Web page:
# Statistical Analysis

There are three main techniques used in the 2014 competition: duplicate matches, common seeds for the cards, and bootstrapping.  Duplicate Poker has been used in the competition in previous years, and it helps reduce the variance in outcomes caused by players receiving better (or worse) hands than their opponents.  As in all previous years, we also used common seeds for the cards in the matches.  For every hand, match #1 between players A and B will use the same cards as match #1 between players A and C, and the same cards as match #1 between players B and C.  If we're comparing the total bankroll performance of two players, this use of common seeds can reduce the variance in outcomes caused by seeing different cards: we will be measuring the performance against the same opponents, using the same cards.

In the no-limit event, we used all-in equity to evaluate matches where both players went all-in.  If both players have committed their entire stack, there are no future player choices, so we can compute the expected winnings across all future board cards, rather than using a single board as in previous years.  This can, but does not always, significantly reduce the variance because the magnitude of all-in situations is very large.  The tool can be found in the ACPC dealer code.

In the 2014 competition, we were not always able to complete a large enough number of matches between all opponents.  The simple analysis based on confidence intervals breaks down in this case.  If there are a varying number of matches between different players, we must make a very pessimistic assumption in computing the confidence interval for the expected value against a random opponent (the AVG column in the crosstable.)  To avoid this, the 2014 competition used bootstrapping.

Bootstrapping is a method of re-sampling, where new competition results are generated by sampling from the actual results.  If there are 6612 matches in a competition, each sample is a new set of 6612 matches.  We then compute some function(s) on the sampled competition and record the results.  If we repeat this for some large (say 1000) bootstrap samples, we get some idea how stable the function is for the given data.  Note that this can potentially hide noisy results: if we don't have enough data, the result might appear stable, but only because we don't have enough data to see the variation.  We do not expect this to be the case in the 2014 competition results.

For the competition, we used a set of functions for every pair of players ROW and COLUMN.  The function f_ROW,COLUMN() was 1 if player ROW's total bankroll was greater than player COLUMN's total bankroll, and 0 otherwise.  The second table in the total bankroll results gives the average value of these functions, with blank entries for the functions had an average value of 0.  These values directly address the question we would like to ask: how often should a player be ranked above some other player?  Note that we could have tried directly counting the number of times an agent was in each rank, but this can lose some information.  For example, a player A might never be in third place, but just counting ranks is not enough to show the correlated information that every player A is second, a player B is third.  This occurred in the two-player no-limit competition.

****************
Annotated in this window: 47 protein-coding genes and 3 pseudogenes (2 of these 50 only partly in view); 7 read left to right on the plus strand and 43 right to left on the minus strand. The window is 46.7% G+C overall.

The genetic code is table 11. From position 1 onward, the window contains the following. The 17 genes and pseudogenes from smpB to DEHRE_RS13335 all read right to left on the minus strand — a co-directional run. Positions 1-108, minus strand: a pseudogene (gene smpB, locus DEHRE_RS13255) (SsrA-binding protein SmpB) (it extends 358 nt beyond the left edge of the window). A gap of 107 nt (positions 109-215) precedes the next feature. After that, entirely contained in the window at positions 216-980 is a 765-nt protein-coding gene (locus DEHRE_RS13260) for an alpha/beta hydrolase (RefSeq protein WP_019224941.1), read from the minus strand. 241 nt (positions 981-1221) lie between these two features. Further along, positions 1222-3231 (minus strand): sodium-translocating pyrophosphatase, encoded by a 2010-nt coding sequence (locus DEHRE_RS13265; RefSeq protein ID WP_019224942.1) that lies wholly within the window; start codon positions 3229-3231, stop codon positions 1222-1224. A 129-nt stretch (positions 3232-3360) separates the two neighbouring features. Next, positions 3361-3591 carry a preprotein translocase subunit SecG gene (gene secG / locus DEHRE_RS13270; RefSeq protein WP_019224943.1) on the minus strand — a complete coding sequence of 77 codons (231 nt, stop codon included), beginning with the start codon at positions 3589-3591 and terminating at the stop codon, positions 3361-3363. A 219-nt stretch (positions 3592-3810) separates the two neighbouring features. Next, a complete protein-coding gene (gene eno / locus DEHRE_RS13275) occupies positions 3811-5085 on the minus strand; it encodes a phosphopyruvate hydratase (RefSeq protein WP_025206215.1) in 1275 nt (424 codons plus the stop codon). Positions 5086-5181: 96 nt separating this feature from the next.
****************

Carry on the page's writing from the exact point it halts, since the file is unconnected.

The SUM value can be considered in two ways.  First, it is its own statistic: the expected number of players that the row player beats, averaged across the bootstrap samples.  Second, it is also an upper bound on all of the individual "A beats B" functions: if SUM < 0.05, we can be confident that the associated player is in last place. The instant run-off competition uses this second property.  The individual comparison functions were used to determine a player to eliminate in each round, but we were fortunate enough that the SUM value just happened to summarise the outcome in an acceptable way.  (In general, there could have been a situation where A lost to B 96% of the time, and lost to C 96% of the time and we would have said that A was significant, although the SUM value did not show that.)

There is one final wrinkle in the bootstrapping process.  Different matches (and their associated cards that get dealt out) had different sets of participating agents, and we wish to keep the correlation between the performance of different agents on the same set of cards and opponents.  To handle this, for each match in the original competition, we only sample the results from matches where all the necessary agents participated.  For example, consider a competition with 4 players A, B, C, and D.  If only players A, B, and D played match #10, in the bootstrap sample we could generate a new match #10 from all the matches where only A, B, and D played (including match #10) as well as all matches where A, B, C, and D played.